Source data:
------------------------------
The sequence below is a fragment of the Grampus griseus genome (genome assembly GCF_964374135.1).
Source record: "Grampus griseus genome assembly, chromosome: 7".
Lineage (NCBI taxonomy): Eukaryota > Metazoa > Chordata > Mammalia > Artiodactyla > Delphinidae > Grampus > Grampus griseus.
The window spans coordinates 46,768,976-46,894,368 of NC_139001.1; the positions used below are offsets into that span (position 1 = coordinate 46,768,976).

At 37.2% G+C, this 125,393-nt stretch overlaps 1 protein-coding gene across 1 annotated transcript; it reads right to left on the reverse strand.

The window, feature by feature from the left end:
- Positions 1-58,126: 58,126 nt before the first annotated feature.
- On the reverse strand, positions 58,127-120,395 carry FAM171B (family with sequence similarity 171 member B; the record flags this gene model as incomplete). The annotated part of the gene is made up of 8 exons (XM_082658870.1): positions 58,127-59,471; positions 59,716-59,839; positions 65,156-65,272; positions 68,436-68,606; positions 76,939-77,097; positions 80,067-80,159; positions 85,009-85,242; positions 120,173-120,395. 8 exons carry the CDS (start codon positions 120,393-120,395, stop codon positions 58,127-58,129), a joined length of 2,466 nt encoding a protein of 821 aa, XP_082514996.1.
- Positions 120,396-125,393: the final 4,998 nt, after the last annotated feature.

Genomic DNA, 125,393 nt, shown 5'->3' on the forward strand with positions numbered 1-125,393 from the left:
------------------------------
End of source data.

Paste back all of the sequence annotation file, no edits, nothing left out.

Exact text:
The sequence below is a fragment of the Grampus griseus genome (genome assembly GCF_964374135.1).
Source record: "Grampus griseus genome assembly, chromosome: 7".
Lineage (NCBI taxonomy): Eukaryota > Metazoa > Chordata > Mammalia > Artiodactyla > Delphinidae > Grampus > Grampus griseus.
The window spans coordinates 46,768,976-46,894,368 of NC_139001.1; the positions used below are offsets into that span (position 1 = coordinate 46,768,976).

At 37.2% G+C, this 125,393-nt stretch overlaps 1 protein-coding gene across 1 annotated transcript; it reads right to left on the reverse strand.

The window, feature by feature from the left end:
- Positions 1-58,126: 58,126 nt before the first annotated feature.
- On the reverse strand, positions 58,127-120,395 carry FAM171B (family with sequence similarity 171 member B; the record flags this gene model as incomplete). The annotated part of the gene is made up of 8 exons (XM_082658870.1): positions 58,127-59,471; positions 59,716-59,839; positions 65,156-65,272; positions 68,436-68,606; positions 76,939-77,097; positions 80,067-80,159; positions 85,009-85,242; positions 120,173-120,395. 8 exons carry the CDS (start codon positions 120,393-120,395, stop codon positions 58,127-58,129), a joined length of 2,466 nt encoding a protein of 821 aa, XP_082514996.1.
- Positions 120,396-125,393: the final 4,998 nt, after the last annotated feature.

Genomic DNA, 125,393 nt, shown 5'->3' on the forward strand with positions numbered 1-125,393 from the left: